The fact is that almost everyone has dirty hands. Everyone: politicians (even “statesmen”), banks, governments, international organizations, newspapers, universities, scholars—they are now mortified to (have to) admit that they made common cause with Muammar Qaddafi and his favored son Saif. Thursday’s Financial Times carries a half-page article by Michael Peel on some of Qaddafi’s intimates: Tony Blair, the London School of Economics (LSE) and Political Science, the Carlyle Group (America’s most politically wired investment ensemble), the great revolutionary democrat Hugo Chavez, etc.
Turkey is not going to join the European Union. Bald or candid statements are usually unwise, or “impolitic,” which is why politicians tend to avoid them, knowing that they may be falsified by events. But some can be made with absolute confidence, and here is one of them. This question has returned to the news with the recent Turkish visit by David Cameron, during which he said that Turkey should join the E.U. as soon as possible. Whatever my new prime minister may say, it has been clear to me ever since I took any interest in the question that Turkey was not going to join the E.U.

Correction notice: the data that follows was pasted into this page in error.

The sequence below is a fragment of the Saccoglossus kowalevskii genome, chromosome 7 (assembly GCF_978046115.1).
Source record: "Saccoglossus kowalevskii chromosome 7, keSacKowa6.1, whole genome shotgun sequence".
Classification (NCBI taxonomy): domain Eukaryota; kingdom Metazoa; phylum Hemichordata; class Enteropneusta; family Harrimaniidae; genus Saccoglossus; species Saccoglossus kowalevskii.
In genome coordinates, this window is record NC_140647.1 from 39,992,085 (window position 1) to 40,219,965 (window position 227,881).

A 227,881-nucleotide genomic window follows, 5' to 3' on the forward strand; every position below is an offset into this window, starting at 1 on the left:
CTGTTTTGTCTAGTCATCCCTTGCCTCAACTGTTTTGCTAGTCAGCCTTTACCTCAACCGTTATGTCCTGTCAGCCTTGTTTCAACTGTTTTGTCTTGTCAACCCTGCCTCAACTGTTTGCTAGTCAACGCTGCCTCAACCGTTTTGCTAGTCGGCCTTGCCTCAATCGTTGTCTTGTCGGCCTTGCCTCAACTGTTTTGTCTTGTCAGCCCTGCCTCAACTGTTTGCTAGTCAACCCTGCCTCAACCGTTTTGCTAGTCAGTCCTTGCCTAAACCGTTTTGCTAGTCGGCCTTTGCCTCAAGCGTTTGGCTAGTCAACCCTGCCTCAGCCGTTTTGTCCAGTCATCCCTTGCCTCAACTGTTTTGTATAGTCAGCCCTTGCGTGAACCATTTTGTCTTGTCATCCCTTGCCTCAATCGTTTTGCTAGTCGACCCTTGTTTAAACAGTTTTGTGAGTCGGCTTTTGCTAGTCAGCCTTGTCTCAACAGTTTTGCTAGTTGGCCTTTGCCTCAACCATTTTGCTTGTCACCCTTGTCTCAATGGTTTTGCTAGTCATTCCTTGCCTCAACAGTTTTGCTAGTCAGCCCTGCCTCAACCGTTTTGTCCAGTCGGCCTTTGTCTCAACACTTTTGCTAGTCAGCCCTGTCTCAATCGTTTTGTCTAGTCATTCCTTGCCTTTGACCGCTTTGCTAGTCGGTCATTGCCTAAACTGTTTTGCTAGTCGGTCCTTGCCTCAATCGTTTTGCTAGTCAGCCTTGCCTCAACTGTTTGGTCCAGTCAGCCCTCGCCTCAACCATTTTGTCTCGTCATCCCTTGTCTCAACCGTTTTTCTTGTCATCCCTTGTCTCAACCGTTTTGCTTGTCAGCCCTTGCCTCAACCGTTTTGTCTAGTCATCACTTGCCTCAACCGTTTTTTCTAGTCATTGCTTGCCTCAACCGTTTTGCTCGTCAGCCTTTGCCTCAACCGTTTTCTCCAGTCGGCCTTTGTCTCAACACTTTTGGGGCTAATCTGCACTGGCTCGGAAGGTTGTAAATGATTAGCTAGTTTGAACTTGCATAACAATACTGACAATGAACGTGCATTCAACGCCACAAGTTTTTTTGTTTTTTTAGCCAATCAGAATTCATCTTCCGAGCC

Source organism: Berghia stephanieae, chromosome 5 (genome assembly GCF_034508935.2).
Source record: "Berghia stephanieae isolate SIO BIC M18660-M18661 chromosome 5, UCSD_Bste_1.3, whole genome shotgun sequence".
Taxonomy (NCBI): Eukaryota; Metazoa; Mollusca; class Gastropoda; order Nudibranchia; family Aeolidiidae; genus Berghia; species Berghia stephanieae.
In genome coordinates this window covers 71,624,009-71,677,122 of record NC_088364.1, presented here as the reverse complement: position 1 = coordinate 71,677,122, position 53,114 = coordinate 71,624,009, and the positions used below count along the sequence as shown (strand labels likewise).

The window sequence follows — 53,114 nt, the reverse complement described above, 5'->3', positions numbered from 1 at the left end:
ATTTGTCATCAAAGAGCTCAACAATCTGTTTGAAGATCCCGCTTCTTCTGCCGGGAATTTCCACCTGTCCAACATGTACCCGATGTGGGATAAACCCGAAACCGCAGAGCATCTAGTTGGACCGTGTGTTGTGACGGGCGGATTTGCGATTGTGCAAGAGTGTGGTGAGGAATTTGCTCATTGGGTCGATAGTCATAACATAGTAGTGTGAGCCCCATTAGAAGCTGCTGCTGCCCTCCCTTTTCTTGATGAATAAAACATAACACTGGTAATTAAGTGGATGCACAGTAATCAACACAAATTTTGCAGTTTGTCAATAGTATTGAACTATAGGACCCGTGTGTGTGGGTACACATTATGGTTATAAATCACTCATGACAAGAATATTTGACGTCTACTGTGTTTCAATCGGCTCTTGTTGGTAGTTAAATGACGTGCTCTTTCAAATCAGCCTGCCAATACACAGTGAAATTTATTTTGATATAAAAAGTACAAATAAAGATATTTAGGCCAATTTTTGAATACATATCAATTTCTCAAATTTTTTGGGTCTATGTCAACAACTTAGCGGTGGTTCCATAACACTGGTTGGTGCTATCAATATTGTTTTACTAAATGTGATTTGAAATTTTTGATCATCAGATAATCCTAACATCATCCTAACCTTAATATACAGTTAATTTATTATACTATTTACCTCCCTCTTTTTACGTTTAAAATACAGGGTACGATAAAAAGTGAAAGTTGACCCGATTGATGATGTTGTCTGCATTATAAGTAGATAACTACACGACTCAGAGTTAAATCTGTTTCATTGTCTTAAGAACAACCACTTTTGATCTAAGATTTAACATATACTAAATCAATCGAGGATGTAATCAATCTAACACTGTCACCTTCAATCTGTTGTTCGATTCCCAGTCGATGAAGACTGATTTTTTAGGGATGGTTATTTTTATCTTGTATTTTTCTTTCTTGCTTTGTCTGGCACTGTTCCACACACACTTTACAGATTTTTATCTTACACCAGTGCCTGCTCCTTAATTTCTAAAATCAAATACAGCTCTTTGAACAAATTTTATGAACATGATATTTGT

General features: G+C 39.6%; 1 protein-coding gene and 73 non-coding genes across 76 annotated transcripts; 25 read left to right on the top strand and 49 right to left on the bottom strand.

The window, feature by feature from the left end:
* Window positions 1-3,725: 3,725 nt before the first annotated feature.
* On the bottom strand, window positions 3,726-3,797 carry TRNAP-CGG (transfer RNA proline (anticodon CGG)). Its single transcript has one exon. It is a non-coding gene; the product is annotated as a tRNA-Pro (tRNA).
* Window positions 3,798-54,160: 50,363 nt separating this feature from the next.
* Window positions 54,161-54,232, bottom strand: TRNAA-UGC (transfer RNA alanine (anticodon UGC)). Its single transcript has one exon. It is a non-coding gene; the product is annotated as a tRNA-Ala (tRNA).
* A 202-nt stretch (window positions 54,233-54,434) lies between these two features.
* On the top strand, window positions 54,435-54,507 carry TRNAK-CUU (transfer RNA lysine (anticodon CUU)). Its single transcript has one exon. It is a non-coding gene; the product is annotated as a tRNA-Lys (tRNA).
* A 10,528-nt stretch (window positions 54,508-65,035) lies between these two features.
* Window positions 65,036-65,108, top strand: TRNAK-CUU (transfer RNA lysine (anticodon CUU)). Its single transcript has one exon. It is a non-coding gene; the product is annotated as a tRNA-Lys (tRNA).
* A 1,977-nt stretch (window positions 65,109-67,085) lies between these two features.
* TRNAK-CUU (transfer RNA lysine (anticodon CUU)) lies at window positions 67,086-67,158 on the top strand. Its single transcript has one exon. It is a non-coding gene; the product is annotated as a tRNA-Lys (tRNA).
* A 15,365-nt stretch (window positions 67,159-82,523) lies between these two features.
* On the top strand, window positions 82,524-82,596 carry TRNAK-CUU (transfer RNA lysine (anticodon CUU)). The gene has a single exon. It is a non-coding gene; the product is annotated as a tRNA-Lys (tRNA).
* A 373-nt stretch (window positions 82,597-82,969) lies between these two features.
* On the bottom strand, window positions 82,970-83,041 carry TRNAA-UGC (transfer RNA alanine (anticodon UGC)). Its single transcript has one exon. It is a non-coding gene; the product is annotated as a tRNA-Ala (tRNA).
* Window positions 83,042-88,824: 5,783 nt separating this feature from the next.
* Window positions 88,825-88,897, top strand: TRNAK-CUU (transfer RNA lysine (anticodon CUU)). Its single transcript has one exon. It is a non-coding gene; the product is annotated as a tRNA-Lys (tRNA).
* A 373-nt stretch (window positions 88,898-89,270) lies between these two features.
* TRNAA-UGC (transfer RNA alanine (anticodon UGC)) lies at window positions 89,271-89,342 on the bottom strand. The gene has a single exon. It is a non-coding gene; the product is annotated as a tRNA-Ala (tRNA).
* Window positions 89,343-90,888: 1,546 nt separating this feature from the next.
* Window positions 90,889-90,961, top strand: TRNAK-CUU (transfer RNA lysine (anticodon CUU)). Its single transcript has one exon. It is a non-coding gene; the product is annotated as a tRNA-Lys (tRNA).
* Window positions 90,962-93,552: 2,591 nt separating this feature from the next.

It was a black day in 1985 when Dan Rostenkowski was seduced by respectability. I didn't think so at the time. Like other advocates of tax reform, I was delighted when the chairman of the House Ways and Means Committee abandoned a lifetime of Chicago machine politics and Washington interest group hackery. His famous "write Rosty" TV address, endorsing reform efforts, won him plaudits for his high-mindedness and bipartisanship from which he apparently has never recovered. Now Rostenkowski stands as perhaps the principal obstacle to Democratic efforts to seize the political offensive with a tax